Eye injury from electrical weapon probes: Mechanisms and treatment

Mark W Kroll, Mollie B Ritter, Eric A Kennedy, Nora K Siegal, Roman Shinder, Michael A Brave, Howard E Williams
American Journal of Emergency Medicine 2019, 37 (3): 427-432

PURPOSE: While generally reducing morbidity and mortality, TASER® electrical weapons have risks associated with their usage, including burn injuries and head and cervical trauma associated with uncontrolled falls. The primary non-fatal complications appear to be significant eye injury but no analysis of the mechanisms or suggested treatments has been published.

METHODS: We used a biomechanical model to predict the risk of eye injury as a function of distance from the weapon muzzle to the eye. We compared our model results to recently published epidemiological findings. We also describe the typical presentation and suggest treatment options.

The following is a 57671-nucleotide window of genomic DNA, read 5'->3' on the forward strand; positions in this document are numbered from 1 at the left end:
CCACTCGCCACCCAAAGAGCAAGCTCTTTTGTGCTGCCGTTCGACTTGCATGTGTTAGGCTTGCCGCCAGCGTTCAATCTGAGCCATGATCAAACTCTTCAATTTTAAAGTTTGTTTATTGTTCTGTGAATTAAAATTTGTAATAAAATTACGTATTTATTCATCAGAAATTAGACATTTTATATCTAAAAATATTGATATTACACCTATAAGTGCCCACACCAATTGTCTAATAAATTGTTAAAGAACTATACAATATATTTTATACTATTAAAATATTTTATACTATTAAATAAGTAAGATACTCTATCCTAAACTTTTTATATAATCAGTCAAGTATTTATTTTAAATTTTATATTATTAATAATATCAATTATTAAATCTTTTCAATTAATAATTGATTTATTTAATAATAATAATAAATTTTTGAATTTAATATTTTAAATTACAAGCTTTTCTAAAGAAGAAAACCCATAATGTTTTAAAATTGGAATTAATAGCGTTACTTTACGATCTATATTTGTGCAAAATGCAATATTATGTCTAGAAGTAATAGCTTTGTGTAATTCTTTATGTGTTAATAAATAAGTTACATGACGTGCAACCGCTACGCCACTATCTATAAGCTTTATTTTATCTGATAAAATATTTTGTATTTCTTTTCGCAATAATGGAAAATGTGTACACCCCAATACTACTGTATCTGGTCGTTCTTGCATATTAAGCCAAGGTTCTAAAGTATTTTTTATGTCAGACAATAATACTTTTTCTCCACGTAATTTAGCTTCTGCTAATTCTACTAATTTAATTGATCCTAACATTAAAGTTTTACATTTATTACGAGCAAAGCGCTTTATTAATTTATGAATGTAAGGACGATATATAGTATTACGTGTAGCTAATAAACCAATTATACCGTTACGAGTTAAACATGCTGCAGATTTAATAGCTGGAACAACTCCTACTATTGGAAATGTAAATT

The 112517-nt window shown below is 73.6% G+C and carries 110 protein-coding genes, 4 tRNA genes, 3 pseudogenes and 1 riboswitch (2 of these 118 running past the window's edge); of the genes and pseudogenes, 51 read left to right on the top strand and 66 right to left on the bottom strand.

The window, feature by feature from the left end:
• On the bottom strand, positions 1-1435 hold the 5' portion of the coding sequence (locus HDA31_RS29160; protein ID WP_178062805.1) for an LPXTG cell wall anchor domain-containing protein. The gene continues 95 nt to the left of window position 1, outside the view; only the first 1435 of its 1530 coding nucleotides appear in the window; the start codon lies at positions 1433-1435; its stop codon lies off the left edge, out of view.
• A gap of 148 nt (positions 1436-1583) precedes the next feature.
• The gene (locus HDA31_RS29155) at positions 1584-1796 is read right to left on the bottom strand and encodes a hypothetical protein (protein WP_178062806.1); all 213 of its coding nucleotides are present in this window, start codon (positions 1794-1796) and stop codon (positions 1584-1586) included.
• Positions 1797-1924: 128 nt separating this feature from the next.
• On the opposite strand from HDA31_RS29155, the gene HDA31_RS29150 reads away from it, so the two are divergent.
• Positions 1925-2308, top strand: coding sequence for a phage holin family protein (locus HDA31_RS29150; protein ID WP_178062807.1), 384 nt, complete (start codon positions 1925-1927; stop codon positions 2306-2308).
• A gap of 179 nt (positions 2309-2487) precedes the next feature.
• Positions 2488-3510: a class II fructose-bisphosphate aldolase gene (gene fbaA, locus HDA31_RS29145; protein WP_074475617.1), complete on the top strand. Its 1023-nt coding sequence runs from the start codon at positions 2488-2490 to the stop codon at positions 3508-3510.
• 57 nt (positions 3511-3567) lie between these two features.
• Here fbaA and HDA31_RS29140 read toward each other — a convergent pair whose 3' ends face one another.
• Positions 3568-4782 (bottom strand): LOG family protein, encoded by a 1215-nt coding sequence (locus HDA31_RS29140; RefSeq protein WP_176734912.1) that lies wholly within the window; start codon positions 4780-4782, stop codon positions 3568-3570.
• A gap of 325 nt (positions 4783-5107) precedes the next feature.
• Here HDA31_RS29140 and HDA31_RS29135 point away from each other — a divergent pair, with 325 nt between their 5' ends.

RESULTS: The globe rupture model predicted that a globe rupture can be expected (50% risk) when the eye is within 6 m of the muzzle and decreases rapidly beyond that. This critical distance is 9 m for lens and retinal damage which is approximately the range of the most common probe cartridges. Beyond 9 m, hyphema is expected along with a perforation by the dart portion of the probe. Our prediction of globe rupture out to 6 m (out of a typical range of 9 m) is consistent with the published risk of enucleation or unilateral blindness being 69 ± 18%, with an eye penetration.

CONCLUSIONS: Significant eye injury is expected from a penetration by an electrical weapon probe at close range. The risk decreases rapidly at extended distances from the muzzle. Not all penetrating globe injuries from electrical weapon probes will result in blindness.


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